More news on: Center for the Study of Dispute Resolution (CSDR), Faculty News, Prof. Amy Schmitz

Professor Schmitz Presents Draft Article on Online Dispute Resolution

October 9th, 2017

Amy J. Schmitz

Professor Amy J. Schmitz recently presented her draft article, “There’s an ‘App’ for That: Developing Online Dispute (ODR) Resolution that Bridges the Digital Divide,” at the University of Kansas School of Law.

In this paper, Professor Schmitz explains how developing nations have lagged in their establishment and use of ODR due in large part to the digital divide and lack of necessary infrastructure. However, Internet access and e-commerce are growing in these nations through use of mobile applications (“apps”) and technologies. Use of smart phones and tablets is narrowing the digital divide.

The article encourages growth of global ODR that is accessible through mobile apps as means for increasing access to remedies and economic growth for companies and consumers in developing nations.

 

Article Summary:

“There’s an ‘App’ for That: Developing ODR to Diminish the Digital Divide”

Amy J. Schmitz

Traditionally, litigation has been the norm for resolving disputes. It takes place in a public forum and face–to–face (“F2F”). In a global economy, however, such public and F2F dispute resolution is not feasible. This is especially true with cross-border purchases through e-commerce. E-commerce requires more efficient and less litigious remedy systems that allow consumers to obtain remedies on their purchases without the cost and travel associated with traditional F2F procedures. This has led to development of online dispute resolution (“ODR”) processes, especially with respect to business-to-consumers (“B2C”) contracts. Accordingly, scholarship and policy papers have advanced ODR for the benefit of consumers. What deserves emphasis, however, is promotion of ODR to empower businesses in developing nations that seek to attract customers globally. Establishment of trusted ODR systems incentivizes consumers to make cross-border purchases because it provides consumers with the comfort of knowing there is a cheap and easy means for obtaining a remedy if the purchase goes awry.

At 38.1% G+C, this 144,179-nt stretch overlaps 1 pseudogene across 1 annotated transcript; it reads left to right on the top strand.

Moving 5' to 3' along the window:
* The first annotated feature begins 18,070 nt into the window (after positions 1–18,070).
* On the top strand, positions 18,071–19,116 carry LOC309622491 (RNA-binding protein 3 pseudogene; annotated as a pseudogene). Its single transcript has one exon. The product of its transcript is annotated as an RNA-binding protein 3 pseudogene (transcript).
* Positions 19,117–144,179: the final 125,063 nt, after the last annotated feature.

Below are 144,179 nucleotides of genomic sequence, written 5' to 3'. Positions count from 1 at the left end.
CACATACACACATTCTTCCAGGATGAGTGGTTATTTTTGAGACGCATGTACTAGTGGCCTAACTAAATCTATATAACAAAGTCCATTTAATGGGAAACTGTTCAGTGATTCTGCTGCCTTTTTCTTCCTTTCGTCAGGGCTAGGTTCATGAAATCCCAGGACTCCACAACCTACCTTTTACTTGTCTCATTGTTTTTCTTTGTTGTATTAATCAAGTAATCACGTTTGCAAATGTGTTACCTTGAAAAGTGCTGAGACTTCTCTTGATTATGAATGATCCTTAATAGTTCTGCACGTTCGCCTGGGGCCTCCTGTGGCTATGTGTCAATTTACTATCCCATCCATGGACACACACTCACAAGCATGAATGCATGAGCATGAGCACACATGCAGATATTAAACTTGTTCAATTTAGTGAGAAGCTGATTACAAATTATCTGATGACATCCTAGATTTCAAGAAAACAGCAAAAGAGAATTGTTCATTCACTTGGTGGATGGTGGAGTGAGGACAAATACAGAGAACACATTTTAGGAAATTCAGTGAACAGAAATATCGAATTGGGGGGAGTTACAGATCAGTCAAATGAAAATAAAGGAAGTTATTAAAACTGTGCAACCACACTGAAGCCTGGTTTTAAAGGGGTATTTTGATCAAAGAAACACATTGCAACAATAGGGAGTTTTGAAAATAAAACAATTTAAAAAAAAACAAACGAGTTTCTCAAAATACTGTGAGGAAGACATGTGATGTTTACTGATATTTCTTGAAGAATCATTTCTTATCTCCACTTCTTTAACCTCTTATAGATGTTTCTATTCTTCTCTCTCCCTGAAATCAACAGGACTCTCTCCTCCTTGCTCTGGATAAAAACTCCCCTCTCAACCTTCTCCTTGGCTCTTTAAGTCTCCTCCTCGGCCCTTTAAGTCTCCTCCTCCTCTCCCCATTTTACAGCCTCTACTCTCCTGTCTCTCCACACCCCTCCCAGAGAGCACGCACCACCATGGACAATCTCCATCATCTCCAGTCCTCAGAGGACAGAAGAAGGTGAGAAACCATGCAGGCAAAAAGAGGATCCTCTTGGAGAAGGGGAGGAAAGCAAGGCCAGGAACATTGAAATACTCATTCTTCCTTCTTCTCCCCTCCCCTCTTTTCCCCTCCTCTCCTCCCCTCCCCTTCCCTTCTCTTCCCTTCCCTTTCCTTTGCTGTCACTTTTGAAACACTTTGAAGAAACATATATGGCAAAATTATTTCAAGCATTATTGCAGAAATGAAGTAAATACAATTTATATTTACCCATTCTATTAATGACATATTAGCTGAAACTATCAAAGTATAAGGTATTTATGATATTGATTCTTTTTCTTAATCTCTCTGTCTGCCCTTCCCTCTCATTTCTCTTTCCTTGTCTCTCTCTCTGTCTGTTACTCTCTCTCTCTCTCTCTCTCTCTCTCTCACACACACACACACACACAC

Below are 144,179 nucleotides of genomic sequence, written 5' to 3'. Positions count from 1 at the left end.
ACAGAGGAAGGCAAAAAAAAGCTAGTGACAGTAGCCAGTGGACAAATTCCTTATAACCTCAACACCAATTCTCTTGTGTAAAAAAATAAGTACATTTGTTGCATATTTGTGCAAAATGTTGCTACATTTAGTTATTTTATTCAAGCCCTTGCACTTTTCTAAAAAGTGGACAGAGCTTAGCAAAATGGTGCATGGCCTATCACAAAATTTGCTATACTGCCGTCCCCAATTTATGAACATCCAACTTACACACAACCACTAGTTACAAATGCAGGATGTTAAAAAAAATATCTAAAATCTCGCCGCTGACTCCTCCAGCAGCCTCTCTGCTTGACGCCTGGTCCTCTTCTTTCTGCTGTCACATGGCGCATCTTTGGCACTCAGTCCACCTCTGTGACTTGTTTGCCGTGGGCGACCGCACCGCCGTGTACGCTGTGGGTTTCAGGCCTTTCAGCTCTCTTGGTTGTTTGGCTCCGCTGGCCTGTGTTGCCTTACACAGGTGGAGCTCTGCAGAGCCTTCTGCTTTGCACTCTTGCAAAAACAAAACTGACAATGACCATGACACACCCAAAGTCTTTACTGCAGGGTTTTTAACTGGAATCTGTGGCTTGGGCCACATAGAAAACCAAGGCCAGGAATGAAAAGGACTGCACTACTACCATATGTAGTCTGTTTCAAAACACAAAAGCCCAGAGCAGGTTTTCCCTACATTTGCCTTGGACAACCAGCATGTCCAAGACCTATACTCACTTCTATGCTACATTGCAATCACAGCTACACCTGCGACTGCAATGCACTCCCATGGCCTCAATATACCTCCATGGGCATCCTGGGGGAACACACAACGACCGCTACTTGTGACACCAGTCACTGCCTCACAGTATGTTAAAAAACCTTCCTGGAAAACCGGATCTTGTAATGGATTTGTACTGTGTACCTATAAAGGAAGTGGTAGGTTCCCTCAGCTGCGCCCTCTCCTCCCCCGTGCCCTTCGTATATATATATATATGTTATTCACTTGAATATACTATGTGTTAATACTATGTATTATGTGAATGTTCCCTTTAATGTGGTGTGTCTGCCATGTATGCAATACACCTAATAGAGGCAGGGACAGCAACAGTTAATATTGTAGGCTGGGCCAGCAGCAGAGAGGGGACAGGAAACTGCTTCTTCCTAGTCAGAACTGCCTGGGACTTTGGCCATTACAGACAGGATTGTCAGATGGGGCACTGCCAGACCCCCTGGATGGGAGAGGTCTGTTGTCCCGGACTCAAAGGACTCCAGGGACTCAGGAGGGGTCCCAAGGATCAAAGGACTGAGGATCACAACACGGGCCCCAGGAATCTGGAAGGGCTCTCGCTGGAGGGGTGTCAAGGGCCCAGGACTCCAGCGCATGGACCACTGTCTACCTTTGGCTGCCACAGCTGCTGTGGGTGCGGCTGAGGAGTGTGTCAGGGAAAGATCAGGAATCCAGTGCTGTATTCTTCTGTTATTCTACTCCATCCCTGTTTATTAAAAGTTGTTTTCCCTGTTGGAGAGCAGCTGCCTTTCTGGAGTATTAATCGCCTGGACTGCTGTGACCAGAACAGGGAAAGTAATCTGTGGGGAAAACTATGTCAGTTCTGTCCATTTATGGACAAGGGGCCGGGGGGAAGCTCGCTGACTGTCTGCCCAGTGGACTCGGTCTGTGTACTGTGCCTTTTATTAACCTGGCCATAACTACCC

Nonetheless, developing nations have lagged in their establishment and use of ODR due in large part to the digital divide and lack of necessary infrastructure. Many nations lack robust internet and communications technology (“ICT”) and fluid product delivery systems. That does not mean, however, that ODR cannot thrive in these nations. Although broadband home internet access is not the norm in these nations, a growing number of consumers enjoy access to the internet through use of mobile applications (“Apps”) and technologies. Indeed, use of smart phones and tablets is narrowing the digital divide. This article, therefore, encourages growth of global ODR that is accessible through mobile apps as means for increasing access to remedies and economic growth for companies and consumers in developing nations.

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